Intelligence Authorization Legislation: Status and Challenges
This report assesses the effects of the absence of intelligence authorization legislation subsequent to FY2005 and indicate the substantial but limited effects of the FY2010 Intelligence Authorization Act (P.L. 111-259) digital.library.unt.edu/ark:/67531/metadc462008/
Intelligence, Surveillance, and Reconnaissance (ISR) Acquisition: Issues for Congress
This report discusses Congressional issues regarding Intelligence, Surveillance, and Reconnaissance (ISR) systems, which are integral components of both national policymaking and military operations, including counterterrorism operations. ISR systems are costly and complicated, and the relationships among organizations responsible for designing and operating these systems are equally complicated. digital.library.unt.edu/ark:/67531/metadc122199/
Congressional Oversight of Intelligence: Current Structure and Alternatives
This report describes the current select committees on intelligence; characteristics and a model for a possible joint committee; recent actions by Congress; and obstacles affecting legislative oversight in the field. digital.library.unt.edu/ark:/67531/metadc87285/
Congressional Oversight of Intelligence: Current Structure and Alternatives
This report, to be updated as events dictate, describes the current select committees on intelligence; characteristics and a model for a possible joint committee; recent actions by Congress; and obstacles affecting legislative oversight in the field. digital.library.unt.edu/ark:/67531/metadc84042/
Congressional Oversight of Intelligence: Current Structure and Alternatives
This report, to be updated as events dictate, describes the current select committees on intelligence; characteristics and a model for a possible joint committee; recent actions by Congress; and obstacles affecting legislative oversight in the field. digital.library.unt.edu/ark:/67531/metadc86646/
Amendments to the Foreign Intelligence Surveillance Act (FISA) Set to Expire February 28, 2010
The Foreign Intelligence Surveillance Act (FISA) provides a statutory framework by which government agencies may, when gathering foreign intelligence investigation, obtain authorization to conduct electronic surveillance or physical searches, utilize pen registers and trap and trace devices, or access specified business records and other tangible things. This report discusses three sunsetting amendments of FISA which include the "Lone Wolf" provision, "roving" wiretaps, and access to business records. digital.library.unt.edu/ark:/67531/metadc463419/
Overview of Constitutional Challenges to NSA Collection Activities and Recent Developments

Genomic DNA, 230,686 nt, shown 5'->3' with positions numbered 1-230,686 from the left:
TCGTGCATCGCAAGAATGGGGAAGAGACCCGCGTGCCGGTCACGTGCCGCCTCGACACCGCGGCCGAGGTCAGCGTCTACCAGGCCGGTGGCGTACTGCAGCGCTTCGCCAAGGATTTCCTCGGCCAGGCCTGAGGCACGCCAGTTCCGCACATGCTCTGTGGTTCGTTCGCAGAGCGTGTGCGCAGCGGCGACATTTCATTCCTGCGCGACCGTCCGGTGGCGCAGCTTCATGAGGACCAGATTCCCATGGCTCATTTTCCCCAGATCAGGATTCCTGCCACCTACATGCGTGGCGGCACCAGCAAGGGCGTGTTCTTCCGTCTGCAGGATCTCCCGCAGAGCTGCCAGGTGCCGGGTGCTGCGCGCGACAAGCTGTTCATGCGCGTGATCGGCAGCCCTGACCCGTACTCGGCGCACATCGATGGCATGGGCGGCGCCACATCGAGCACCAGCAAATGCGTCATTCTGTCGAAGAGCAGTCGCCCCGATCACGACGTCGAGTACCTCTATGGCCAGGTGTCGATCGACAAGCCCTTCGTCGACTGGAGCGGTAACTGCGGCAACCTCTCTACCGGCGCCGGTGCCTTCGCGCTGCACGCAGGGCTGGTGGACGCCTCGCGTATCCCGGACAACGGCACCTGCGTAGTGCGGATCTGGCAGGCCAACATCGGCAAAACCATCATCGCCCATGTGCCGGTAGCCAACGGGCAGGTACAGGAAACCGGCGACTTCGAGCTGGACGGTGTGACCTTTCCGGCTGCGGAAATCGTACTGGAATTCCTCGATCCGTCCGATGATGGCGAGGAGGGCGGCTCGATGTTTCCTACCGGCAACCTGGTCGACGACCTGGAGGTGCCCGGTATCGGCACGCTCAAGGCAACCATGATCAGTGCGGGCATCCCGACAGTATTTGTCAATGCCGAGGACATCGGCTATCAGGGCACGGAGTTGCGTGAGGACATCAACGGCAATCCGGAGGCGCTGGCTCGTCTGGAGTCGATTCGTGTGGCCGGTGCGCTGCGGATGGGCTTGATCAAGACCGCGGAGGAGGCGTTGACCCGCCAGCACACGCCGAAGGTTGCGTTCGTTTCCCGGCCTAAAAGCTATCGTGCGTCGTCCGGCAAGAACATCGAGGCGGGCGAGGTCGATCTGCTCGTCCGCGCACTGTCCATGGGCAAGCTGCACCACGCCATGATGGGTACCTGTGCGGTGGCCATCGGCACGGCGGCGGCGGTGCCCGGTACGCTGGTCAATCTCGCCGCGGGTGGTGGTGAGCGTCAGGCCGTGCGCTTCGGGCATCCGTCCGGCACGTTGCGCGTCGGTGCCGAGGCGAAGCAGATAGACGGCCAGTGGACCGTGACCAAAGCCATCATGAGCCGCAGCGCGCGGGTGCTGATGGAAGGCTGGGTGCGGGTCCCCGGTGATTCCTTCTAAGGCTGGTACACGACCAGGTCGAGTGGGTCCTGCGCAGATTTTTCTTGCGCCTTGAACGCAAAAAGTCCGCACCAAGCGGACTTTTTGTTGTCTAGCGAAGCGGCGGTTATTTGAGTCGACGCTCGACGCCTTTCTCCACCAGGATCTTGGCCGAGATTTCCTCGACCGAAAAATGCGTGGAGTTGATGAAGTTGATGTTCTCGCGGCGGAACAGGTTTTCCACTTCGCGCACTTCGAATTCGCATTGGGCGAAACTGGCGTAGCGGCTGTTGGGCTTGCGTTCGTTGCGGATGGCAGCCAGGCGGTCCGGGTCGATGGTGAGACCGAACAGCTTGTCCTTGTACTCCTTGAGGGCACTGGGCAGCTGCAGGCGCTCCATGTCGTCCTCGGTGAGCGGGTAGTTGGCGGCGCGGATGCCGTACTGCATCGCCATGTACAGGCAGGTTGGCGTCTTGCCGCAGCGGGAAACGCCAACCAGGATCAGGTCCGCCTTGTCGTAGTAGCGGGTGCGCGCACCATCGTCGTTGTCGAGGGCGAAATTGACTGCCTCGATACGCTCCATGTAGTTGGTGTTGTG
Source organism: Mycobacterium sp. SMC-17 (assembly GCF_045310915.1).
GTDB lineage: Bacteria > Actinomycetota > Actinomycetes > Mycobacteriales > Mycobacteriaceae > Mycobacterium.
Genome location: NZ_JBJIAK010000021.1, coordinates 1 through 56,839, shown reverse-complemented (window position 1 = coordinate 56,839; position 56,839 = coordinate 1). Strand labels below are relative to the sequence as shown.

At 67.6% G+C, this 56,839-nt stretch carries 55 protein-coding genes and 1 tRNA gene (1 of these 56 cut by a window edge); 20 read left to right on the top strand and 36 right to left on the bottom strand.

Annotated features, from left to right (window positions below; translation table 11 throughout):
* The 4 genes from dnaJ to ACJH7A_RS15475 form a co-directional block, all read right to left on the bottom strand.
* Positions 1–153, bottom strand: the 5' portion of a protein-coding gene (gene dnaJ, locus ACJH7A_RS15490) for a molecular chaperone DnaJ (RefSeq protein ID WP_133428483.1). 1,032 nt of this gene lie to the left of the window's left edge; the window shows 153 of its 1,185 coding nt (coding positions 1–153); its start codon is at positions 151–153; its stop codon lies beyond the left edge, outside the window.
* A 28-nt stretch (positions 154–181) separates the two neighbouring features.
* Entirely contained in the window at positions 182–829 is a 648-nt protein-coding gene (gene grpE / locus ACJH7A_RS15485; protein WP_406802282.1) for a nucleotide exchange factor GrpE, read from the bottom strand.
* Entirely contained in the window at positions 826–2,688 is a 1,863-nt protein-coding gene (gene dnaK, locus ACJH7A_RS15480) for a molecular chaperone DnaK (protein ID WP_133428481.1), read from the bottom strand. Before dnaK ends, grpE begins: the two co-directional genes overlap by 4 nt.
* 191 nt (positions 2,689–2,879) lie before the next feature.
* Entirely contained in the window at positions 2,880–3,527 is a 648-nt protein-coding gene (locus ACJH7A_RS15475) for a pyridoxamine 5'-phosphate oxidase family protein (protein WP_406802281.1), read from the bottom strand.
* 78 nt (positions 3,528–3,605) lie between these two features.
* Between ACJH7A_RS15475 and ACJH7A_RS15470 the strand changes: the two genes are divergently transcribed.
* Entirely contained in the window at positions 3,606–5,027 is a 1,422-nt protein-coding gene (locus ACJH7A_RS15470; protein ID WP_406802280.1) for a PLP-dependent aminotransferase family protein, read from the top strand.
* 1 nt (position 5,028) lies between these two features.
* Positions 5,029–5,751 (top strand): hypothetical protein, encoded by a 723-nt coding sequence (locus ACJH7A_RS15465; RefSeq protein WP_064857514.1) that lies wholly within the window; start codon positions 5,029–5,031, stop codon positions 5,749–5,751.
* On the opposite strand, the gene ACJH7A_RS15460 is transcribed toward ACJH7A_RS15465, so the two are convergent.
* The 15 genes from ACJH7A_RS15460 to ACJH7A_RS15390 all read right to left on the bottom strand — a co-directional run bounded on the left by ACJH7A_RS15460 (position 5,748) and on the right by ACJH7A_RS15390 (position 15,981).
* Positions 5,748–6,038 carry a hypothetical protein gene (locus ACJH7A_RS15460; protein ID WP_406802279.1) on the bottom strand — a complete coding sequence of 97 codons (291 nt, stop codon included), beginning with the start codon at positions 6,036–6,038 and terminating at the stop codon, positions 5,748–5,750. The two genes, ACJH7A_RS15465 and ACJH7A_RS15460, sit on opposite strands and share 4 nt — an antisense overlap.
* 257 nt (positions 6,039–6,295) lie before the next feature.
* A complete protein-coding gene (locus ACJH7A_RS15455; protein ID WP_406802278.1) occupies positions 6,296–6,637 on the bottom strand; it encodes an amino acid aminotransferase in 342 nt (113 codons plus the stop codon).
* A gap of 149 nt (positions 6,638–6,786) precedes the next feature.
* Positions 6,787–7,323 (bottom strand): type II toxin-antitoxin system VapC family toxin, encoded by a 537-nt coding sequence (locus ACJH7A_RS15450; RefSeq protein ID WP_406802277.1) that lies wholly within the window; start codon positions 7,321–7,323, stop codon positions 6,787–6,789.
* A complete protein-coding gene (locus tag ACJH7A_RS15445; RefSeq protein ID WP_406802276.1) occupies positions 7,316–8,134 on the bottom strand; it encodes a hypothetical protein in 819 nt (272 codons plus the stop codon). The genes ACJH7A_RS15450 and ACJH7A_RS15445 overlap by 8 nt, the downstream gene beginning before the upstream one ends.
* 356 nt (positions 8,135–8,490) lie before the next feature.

This report focuses on two main National Security Agency (NSA) collection activities approved by the Foreign Intelligence Surveillance Court (FISC) established under the Foreign Intelligence Surveillance Act (FISA) of 1978. The first is the bulk collection of telephony metadata for domestic and international telephone calls. The second involves the interception of Internet-based communications and is targeted at foreigners who are not within the United States, but may also inadvertently acquire the communications of U.S. persons. digital.library.unt.edu/ark:/67531/metadc284472/
Cybersecurity: Selected Legal Issues
This report discusses selected legal issues that frequently arise in the context of recent legislation to address vulnerabilities of critical infrastructure to cyber threats, efforts to protect government networks from cyber threats, and proposals to facilitate and encourage sharing of cyber threat information amongst private sector and government entities. This report also discusses the degree to which federal law may preempt state law. digital.library.unt.edu/ark:/67531/metadc86609/
Reform of the Foreign Intelligence Surveillance Courts: Procedural and Operational Changes
This report begins with an overview of both the FISC and the FISA Court of Review, including the jurisdiction of these courts, how the judges are appointed, and the FISC's practices and procedures for reviewing and issuing surveillance orders. The report then discusses the scope and underlying legal principles behind congressional regulation of the procedures of the federal courts, and applies those principles with respect to the various proposals to reform the FISA judicial review process. digital.library.unt.edu/ark:/67531/metadc462811/